“Hain’t been so much snow since I wuz in knee-high ta a grasshopper. T’wuz warmer under that thick dirt blanket than outen here.” So he turned-heel back to his grave.

    Cold must’a got ta his bones ‘cause he’d do this same thing ever’year. Valley folks took to saying, “Room-tism settled ta Jeremiee’s bones. Must mean an early Spring.”

    Things went fine fur a couple decades till along comes thet thar conniving groundhog. He up and steels Jeremiee’s thunder fur hisself. But thet groundhog dunn fur-got pair-psycho-jest’s top rules. One, tiz better ta let sleeping ghosts lie and two don’t never steels from dem. Dumb kritter. He thought folks’d take more kindly to a little fur-ball than a grizzled old ghost.

    Shore didn’t set none too good with tha winter ghost either. Most every second day in February Jeremiee takes ta looking like a white rabbit and moseys down to Punxsutawney Pennsylvania with one reason ‘ta-mind… ruin Phil.

    When Phil’s head pops outen that cave, Jeremiee ever so gen-teel-like whispers, “Boo,” in Phil’s ear. Skeers the mother-lovin’ outen Phil. No never you mind thet sunshine, Phil hi-tells it back inside his cave.

    Jeremiah has hisself a good laugh goin’ back to his warm bed. “Teach that kritter ta steal from me.”

    Valley folks kin set store knowin’ thet when Jeremiee’s winter ghost sleeps, Spring’s jest a‘round the corner.

  7. “How do you know that’s him?”

    “Shh, there are many predators that could end your second chance here,” Paddy whispered. “It’s him. From your description, I knew.” Paddy and Kate hid in the tall grass and watched him as he nibbled at the sweet clover. Deer munched at a pile of food nearby, spread in the clearing by a human, like Kate was just days before. Before cancer took her and God brought her to the meadow.

    Kate thought about that day. The day he left. That cold, winter day he walked out of their office for lunch and never came back. Later, she touched his hands, folded gently across his lifeless body, and told him that she loved him. But he couldn’t hear her, he had already been transformed, and was here. That was fifteen years ago.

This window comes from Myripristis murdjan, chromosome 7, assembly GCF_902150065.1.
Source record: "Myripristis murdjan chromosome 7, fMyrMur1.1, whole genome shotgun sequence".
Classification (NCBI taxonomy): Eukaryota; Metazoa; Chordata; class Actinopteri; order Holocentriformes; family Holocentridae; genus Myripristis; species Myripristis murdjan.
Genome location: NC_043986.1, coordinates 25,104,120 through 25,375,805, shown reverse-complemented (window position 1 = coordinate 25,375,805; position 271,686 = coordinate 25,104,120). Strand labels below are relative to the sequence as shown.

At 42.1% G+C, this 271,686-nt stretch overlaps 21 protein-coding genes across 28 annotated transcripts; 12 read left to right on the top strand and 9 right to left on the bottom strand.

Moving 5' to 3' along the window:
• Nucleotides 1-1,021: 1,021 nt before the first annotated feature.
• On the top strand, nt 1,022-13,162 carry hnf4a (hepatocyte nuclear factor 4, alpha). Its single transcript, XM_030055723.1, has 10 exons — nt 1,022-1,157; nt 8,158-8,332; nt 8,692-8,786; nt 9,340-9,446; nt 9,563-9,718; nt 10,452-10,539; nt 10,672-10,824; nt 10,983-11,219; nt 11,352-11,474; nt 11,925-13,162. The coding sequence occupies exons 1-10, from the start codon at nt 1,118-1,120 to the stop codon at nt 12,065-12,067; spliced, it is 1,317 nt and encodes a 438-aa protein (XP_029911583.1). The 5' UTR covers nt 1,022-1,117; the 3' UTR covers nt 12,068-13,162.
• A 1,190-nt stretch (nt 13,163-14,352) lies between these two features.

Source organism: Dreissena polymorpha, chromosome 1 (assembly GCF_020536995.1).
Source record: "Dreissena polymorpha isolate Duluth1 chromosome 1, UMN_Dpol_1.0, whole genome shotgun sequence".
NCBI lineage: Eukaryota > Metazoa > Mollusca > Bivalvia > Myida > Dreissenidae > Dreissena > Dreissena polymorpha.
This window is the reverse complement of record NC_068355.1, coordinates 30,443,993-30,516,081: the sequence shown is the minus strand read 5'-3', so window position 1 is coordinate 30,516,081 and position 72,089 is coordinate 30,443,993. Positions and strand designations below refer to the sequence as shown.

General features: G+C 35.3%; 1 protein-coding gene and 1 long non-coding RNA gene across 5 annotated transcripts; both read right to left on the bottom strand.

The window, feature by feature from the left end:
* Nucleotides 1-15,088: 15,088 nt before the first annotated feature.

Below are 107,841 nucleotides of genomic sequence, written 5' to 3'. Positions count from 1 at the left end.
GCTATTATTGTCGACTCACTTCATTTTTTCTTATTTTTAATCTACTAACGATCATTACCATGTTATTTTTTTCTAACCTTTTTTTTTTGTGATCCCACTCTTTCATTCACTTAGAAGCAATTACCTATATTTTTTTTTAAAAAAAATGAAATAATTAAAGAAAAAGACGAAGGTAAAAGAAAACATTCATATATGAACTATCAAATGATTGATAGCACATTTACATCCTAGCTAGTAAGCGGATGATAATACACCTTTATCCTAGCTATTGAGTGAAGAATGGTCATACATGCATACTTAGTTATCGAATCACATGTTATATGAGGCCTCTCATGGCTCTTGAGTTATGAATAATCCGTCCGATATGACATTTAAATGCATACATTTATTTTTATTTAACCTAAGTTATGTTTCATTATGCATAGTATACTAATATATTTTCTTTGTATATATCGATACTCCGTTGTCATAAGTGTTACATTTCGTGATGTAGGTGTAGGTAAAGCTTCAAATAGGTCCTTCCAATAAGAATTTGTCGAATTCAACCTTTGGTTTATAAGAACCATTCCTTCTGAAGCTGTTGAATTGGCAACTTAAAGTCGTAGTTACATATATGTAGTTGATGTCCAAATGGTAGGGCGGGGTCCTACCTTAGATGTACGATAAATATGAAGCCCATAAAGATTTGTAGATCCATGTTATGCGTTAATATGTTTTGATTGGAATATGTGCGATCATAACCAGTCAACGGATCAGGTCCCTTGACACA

A tree branch cracked behind them. Kate’s instinct was to run like Paddy, but she didn’t, instead, she sat motionless. Her white fur blended perfectly with the snow on the ground. She felt invisible as a man walked by carrying a rifle and bucket.

    She watched as the man spread carrots and apples in the clearing, then he left. The meadow was empty now. The deer would return for the fresh food soon. Her friend would return to the meadow soon too, and she would get a second chance to tell him.

    His name is Winter Ghost.

  8. Winter Ghost darted into an overturned barrel and watched intently as the human approached the deer.
    His tummy tightened hungrily and he drooled as the human filled a trough with yummy looking food. Pellets, nuts and succulent hay, his nose twitched at their scent.
    Food had been scarce since the snow came and made it necessary to venture further afield in the search for nourishment. Avoiding being caught by one of the larger predators had sapped his energy; he had had to run for his life almost all the way here.
    The human made soft, soothing sounds and the deer seemed unafraid. He decided to edge closer but before he could move, an animal’s face appeared in the opening trapping him inside.
    It was all white like him and had black inquisitive eyes and a wet black nose. It barked and yapped and growled, jumping off its feet with each sound it made. Winter Ghost backed up terrified.
    “Hey mister, what have you got there?” the human strode over.
    She stroked the furry white animal and peered into the barrel.
    “Well hello handsome, are you hungry?”
    Pulling a handful of food she placed it in front of Winter Ghost, “Fill your boots little guy and don’t you worry about my friend here, he won’t hurt you. He’s just excited to see you.”
    She turned to Mister,
    “Come on sweetie, let’s go fix our lunch now.”
    Human and friend entered their hutch and Winter Ghost filled his belly for the day.